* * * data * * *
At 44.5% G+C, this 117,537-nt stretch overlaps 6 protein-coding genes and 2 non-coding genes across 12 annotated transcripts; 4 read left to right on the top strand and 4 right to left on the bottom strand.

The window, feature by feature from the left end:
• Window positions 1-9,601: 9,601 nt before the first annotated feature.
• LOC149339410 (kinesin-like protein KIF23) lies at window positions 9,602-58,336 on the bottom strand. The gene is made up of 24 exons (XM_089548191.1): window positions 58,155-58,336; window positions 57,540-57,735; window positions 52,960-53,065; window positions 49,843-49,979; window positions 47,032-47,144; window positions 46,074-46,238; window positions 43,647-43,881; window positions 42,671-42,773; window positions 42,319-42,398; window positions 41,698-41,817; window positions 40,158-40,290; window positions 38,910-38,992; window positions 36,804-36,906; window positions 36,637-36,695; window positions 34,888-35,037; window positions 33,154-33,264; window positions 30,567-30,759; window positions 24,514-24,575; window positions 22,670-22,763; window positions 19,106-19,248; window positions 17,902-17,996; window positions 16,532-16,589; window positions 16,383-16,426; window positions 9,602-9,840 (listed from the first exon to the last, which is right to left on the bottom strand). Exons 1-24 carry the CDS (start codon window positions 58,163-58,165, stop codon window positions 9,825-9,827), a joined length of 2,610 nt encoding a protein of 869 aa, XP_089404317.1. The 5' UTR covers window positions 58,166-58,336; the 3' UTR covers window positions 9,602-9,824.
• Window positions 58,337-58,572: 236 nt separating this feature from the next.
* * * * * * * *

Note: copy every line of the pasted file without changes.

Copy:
At 44.5% G+C, this 117,537-nt stretch overlaps 6 protein-coding genes and 2 non-coding genes across 12 annotated transcripts; 4 read left to right on the top strand and 4 right to left on the bottom strand.

The window, feature by feature from the left end:
• Window positions 1-9,601: 9,601 nt before the first annotated feature.
• LOC149339410 (kinesin-like protein KIF23) lies at window positions 9,602-58,336 on the bottom strand. The gene is made up of 24 exons (XM_089548191.1): window positions 58,155-58,336; window positions 57,540-57,735; window positions 52,960-53,065; window positions 49,843-49,979; window positions 47,032-47,144; window positions 46,074-46,238; window positions 43,647-43,881; window positions 42,671-42,773; window positions 42,319-42,398; window positions 41,698-41,817; window positions 40,158-40,290; window positions 38,910-38,992; window positions 36,804-36,906; window positions 36,637-36,695; window positions 34,888-35,037; window positions 33,154-33,264; window positions 30,567-30,759; window positions 24,514-24,575; window positions 22,670-22,763; window positions 19,106-19,248; window positions 17,902-17,996; window positions 16,532-16,589; window positions 16,383-16,426; window positions 9,602-9,840 (listed from the first exon to the last, which is right to left on the bottom strand). Exons 1-24 carry the CDS (start codon window positions 58,163-58,165, stop codon window positions 9,825-9,827), a joined length of 2,610 nt encoding a protein of 869 aa, XP_089404317.1. The 5' UTR covers window positions 58,166-58,336; the 3' UTR covers window positions 9,602-9,824.
• Window positions 58,337-58,572: 236 nt separating this feature from the next.